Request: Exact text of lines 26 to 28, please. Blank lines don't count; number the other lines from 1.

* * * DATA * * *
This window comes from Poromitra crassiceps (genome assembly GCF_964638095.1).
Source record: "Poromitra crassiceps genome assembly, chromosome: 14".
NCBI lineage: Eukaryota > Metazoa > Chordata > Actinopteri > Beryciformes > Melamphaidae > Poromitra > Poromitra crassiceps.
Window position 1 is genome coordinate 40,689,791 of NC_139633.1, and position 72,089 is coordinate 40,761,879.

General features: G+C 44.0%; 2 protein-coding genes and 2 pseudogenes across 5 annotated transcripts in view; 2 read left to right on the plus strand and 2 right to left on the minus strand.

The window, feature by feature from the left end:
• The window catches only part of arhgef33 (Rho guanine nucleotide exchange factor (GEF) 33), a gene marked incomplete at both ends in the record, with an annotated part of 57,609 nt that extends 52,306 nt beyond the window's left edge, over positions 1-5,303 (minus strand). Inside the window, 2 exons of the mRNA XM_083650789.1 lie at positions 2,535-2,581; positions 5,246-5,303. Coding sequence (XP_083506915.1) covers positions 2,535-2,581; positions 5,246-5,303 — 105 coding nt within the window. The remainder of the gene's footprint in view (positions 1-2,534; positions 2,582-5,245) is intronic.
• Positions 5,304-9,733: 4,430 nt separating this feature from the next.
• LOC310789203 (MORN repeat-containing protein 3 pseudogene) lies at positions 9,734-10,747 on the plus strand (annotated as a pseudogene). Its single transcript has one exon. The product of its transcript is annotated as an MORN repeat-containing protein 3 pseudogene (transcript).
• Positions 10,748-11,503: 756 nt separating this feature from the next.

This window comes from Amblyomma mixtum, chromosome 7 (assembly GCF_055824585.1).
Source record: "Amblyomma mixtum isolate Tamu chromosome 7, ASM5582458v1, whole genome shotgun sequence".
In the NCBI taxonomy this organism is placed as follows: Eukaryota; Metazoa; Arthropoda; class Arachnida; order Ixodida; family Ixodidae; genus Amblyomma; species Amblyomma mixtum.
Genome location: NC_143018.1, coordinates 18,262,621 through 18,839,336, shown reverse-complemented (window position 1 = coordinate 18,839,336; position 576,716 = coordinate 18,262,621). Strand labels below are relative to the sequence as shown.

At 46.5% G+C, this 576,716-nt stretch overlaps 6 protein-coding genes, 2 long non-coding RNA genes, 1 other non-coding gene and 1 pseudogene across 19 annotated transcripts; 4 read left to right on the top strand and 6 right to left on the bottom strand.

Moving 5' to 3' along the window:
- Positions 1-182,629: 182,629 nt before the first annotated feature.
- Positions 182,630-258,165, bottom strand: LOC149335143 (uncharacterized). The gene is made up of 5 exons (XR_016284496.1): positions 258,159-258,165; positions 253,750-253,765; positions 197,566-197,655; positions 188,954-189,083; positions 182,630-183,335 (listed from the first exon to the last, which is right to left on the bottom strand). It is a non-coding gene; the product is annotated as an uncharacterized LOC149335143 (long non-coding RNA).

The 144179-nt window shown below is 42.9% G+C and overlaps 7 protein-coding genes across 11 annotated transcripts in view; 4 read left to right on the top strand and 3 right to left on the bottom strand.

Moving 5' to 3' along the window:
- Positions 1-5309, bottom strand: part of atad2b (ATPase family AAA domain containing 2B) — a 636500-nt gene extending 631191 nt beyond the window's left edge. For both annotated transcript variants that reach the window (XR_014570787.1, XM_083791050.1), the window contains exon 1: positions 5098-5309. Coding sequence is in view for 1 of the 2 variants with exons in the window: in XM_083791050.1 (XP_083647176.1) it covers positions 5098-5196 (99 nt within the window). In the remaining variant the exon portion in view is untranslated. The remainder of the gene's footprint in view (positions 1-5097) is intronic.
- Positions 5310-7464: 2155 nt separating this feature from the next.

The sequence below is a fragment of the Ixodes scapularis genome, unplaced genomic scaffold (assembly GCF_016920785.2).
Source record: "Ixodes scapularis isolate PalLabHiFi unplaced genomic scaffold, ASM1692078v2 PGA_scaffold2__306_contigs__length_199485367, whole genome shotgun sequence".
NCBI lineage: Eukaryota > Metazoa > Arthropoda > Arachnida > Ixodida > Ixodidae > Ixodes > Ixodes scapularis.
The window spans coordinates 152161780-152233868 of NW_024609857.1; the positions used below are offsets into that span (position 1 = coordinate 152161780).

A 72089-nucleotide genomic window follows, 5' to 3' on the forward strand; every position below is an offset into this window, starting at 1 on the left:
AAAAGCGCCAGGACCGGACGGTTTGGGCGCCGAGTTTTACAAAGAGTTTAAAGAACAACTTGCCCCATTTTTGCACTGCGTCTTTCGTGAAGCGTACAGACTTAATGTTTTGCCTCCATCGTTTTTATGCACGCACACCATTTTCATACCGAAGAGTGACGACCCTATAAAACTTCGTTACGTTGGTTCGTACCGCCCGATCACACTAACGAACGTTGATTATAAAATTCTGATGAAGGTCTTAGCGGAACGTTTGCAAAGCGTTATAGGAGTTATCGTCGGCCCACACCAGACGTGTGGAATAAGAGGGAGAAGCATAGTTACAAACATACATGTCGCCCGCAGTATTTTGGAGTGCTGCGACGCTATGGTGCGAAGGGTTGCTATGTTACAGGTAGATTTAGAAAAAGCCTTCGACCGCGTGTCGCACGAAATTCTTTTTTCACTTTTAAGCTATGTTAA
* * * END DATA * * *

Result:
The window spans coordinates 152161780-152233868 of NW_024609857.1; the positions used below are offsets into that span (position 1 = coordinate 152161780).

A 72089-nucleotide genomic window follows, 5' to 3' on the forward strand; every position below is an offset into this window, starting at 1 on the left:
AAAAGCGCCAGGACCGGACGGTTTGGGCGCCGAGTTTTACAAAGAGTTTAAAGAACAACTTGCCCCATTTTTGCACTGCGTCTTTCGTGAAGCGTACAGACTTAATGTTTTGCCTCCATCGTTTTTATGCACGCACACCATTTTCATACCGAAGAGTGACGACCCTATAAAACTTCGTTACGTTGGTTCGTACCGCCCGATCACACTAACGAACGTTGATTATAAAATTCTGATGAAGGTCTTAGCGGAACGTTTGCAAAGCGTTATAGGAGTTATCGTCGGCCCACACCAGACGTGTGGAATAAGAGGGAGAAGCATAGTTACAAACATACATGTCGCCCGCAGTATTTTGGAGTGCTGCGACGCTATGGTGCGAAGGGTTGCTATGTTACAGGTAGATTTAGAAAAAGCCTTCGACCGCGTGTCGCACGAAATTCTTTTTTCACTTTTAAGCTATGTTAA